In a traditional rehabilitation program for drug addiction, medications can play a role in reducing withdrawal symptoms and helping the person feel comfortable and relaxed enough to participate in therapy. But in people with comorbid conditions, this medication use can be a bit problematic. According to an article published in the journal Addictive Behaviors, people with anxiety disorders who were given antidepressants as part of their rehabilitation programs for addiction didn’t respond well to these medications. Other medications were used to better effect. Sometimes, the physical and chemical changes in people with mental illness and addiction drive different medication choices.

Similarly, in a traditional addiction recovery program, the addict is provided with several therapy options that can help the addict to learn more about the addiction and how he/she can control that addiction. Sometimes, these sessions are slightly confrontational and they’re designed to move at a rapid pace, so the addict can quickly get back to living life. People with comorbid conditions have much more to learn in therapy, as they have two conditions they must learn to control. A rapid pace and a confrontational technique may turn these patients off completely. Instead, some therapists use more supportive techniques that allow the patient/doctor trust to grow long before the addict is asked to make any huge life changes.

In addition, people with comorbid conditions sometimes benefit from therapy models that pull from their families, their friends and their communities. Their therapy allows them to build up a network of helpers that can assist them as they learn and grow. Some programs include the addict’s family, and the entire group learns how to communicate effectively and build up a safe environment for the addict. Other programs ask the addict to participate in sessions that include many other people who also have comorbid conditions. And still other programs connect the addict with programs in the community that can assist with:

  • Housing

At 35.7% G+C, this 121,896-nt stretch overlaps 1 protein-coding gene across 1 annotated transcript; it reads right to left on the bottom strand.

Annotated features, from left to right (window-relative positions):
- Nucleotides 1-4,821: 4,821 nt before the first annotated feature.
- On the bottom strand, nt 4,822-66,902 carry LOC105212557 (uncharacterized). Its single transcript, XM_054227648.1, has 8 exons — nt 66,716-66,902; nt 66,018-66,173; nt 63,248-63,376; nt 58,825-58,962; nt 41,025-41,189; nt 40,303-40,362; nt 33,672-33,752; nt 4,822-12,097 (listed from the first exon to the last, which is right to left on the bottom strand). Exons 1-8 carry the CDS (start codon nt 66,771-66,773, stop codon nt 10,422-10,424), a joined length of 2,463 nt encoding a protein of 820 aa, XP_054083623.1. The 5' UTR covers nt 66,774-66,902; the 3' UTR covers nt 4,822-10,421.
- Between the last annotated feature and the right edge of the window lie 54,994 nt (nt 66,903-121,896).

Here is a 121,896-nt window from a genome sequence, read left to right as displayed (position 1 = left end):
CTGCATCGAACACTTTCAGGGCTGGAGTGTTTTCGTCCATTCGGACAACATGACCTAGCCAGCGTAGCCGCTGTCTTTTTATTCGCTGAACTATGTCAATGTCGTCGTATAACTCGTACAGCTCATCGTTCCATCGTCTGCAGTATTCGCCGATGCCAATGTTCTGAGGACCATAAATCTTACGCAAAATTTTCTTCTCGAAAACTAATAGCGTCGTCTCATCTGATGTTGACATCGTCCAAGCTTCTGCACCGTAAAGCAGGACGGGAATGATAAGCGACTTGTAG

• Parenting skills
  • Employment
  • Education

All of this may sound ideal, but unfortunately, many people who have addiction comorbidity are not getting the help they need. According to SAMHSA, more than half of people with comorbid disorders received neither mental health nor substance abuse treatment. Of those who did get treatment, only 12 percent received treatment for both conditions.

Physical Concerns

Just because addiction professionals commonly restrict the use of the term “comorbidity” to discussions of mental health and addiction doesn’t mean that physical concerns don’t come into play when treating an addiction. In fact, many people do have physical conditions that must be treated in order for their addictions to heal. For example, using needles to inject drugs like heroin can place the user at a high risk of developing a chronic illness like hepatitis C. Some people who develop this medical condition also have an addiction, and they also have a mental illness. According to an article published in the Journal of Urban Health, treatments used to treat hepatitis can sometimes make psychiatric symptoms worse. Treating these patients with multiple issues all at the same time could be challenging.

People with comorbid conditions can also develop health issues that can be addressed such as:

  • Dental problems
  • Infections
  • Malnutrition
  • Breathing problems

By alleviating these conditions, doctors can help patients feel more comfortable and relaxed, which may allow them to participate more fully in their rehabilitation programs. It’s hard to learn while in pain, so alleviating discomfort and improving physical health can be an important part of any recovery program.

Getting Help

People with mental illnesses and addiction need specialized programs developed just for them. They may be called “dual diagnosis programs” or “comorbid addiction programs,” but by any name, they’re designed to help the person address both issues at the same time. We provide a program like this at Axis, and we’d love to talk with you about the benefits of our program. Please call us to find out more about our program and what we can do.